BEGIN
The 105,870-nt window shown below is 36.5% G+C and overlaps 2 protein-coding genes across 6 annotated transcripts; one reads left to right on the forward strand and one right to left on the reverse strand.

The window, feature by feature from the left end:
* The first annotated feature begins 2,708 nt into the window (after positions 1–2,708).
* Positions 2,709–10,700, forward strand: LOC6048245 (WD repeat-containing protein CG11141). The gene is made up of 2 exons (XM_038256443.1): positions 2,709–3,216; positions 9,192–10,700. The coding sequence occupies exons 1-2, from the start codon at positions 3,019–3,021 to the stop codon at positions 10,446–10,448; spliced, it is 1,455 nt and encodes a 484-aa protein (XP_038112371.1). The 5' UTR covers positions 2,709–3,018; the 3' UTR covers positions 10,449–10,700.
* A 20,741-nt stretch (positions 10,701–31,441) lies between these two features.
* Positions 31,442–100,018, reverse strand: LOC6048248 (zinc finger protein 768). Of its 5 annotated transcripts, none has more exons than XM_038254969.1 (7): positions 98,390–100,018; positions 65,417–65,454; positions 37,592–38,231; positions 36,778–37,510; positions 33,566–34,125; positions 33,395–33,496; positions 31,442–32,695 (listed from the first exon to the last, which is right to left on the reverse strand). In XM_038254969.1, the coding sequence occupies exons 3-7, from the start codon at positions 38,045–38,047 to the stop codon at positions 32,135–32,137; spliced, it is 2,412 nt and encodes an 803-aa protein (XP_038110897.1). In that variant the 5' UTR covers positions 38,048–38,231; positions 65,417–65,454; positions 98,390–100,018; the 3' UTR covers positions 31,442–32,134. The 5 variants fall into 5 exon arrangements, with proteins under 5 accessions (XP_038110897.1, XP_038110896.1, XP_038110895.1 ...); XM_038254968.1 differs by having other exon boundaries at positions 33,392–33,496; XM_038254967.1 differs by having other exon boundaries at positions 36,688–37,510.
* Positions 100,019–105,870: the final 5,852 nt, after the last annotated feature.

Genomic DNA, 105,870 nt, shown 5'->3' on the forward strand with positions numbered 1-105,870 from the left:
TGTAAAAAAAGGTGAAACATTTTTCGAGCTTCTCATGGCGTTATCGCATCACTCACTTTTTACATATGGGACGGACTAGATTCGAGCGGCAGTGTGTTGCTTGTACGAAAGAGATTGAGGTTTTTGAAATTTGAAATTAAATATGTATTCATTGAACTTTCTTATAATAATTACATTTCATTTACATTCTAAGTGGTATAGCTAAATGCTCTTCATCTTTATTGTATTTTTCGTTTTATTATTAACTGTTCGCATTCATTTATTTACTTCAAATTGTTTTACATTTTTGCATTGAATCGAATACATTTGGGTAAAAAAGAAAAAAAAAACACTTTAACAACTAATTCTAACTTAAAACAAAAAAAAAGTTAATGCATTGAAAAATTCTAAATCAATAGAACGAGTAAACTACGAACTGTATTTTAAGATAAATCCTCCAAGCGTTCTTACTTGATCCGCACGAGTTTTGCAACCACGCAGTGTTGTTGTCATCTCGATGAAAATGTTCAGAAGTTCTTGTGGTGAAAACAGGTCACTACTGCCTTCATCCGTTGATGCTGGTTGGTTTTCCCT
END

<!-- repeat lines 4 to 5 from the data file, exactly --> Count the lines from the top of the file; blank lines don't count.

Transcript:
* Positions 2,709–10,700, forward strand: LOC6048245 (WD repeat-containing protein CG11141). The gene is made up of 2 exons (XM_038256443.1): positions 2,709–3,216; positions 9,192–10,700. The coding sequence occupies exons 1-2, from the start codon at positions 3,019–3,021 to the stop codon at positions 10,446–10,448; spliced, it is 1,455 nt and encodes a 484-aa protein (XP_038112371.1). The 5' UTR covers positions 2,709–3,018; the 3' UTR covers positions 10,449–10,700.
* A 20,741-nt stretch (positions 10,701–31,441) lies between these two features.